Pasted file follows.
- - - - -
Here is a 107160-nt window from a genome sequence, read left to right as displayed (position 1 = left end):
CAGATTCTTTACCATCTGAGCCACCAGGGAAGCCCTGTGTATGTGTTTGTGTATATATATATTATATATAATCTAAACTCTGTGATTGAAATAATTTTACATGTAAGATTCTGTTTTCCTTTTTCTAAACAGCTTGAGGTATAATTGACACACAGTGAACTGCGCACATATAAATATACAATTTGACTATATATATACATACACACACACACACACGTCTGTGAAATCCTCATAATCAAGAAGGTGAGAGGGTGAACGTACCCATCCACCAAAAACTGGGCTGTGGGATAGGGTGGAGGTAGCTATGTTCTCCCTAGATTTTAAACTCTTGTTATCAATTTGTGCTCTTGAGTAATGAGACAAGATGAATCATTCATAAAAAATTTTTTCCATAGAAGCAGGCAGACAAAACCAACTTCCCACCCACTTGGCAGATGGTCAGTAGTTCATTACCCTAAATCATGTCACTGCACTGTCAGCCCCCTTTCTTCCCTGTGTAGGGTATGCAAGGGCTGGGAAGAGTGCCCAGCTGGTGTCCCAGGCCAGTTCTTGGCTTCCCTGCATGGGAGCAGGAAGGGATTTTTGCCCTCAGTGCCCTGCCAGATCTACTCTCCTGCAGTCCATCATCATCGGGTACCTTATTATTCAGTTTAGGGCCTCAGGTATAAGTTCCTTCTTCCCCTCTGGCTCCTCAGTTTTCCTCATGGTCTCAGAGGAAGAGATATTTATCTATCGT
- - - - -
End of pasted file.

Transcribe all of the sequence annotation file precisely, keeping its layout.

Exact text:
Here is a 107160-nt window from a genome sequence, read left to right as displayed (position 1 = left end):
CAGATTCTTTACCATCTGAGCCACCAGGGAAGCCCTGTGTATGTGTTTGTGTATATATATATTATATATAATCTAAACTCTGTGATTGAAATAATTTTACATGTAAGATTCTGTTTTCCTTTTTCTAAACAGCTTGAGGTATAATTGACACACAGTGAACTGCGCACATATAAATATACAATTTGACTATATATATACATACACACACACACACACGTCTGTGAAATCCTCATAATCAAGAAGGTGAGAGGGTGAACGTACCCATCCACCAAAAACTGGGCTGTGGGATAGGGTGGAGGTAGCTATGTTCTCCCTAGATTTTAAACTCTTGTTATCAATTTGTGCTCTTGAGTAATGAGACAAGATGAATCATTCATAAAAAATTTTTTCCATAGAAGCAGGCAGACAAAACCAACTTCCCACCCACTTGGCAGATGGTCAGTAGTTCATTACCCTAAATCATGTCACTGCACTGTCAGCCCCCTTTCTTCCCTGTGTAGGGTATGCAAGGGCTGGGAAGAGTGCCCAGCTGGTGTCCCAGGCCAGTTCTTGGCTTCCCTGCATGGGAGCAGGAAGGGATTTTTGCCCTCAGTGCCCTGCCAGATCTACTCTCCTGCAGTCCATCATCATCGGGTACCTTATTATTCAGTTTAGGGCCTCAGGTATAAGTTCCTTCTTCCCCTCTGGCTCCTCAGTTTTCCTCATGGTCTCAGAGGAAGAGATATTTATCTATCGT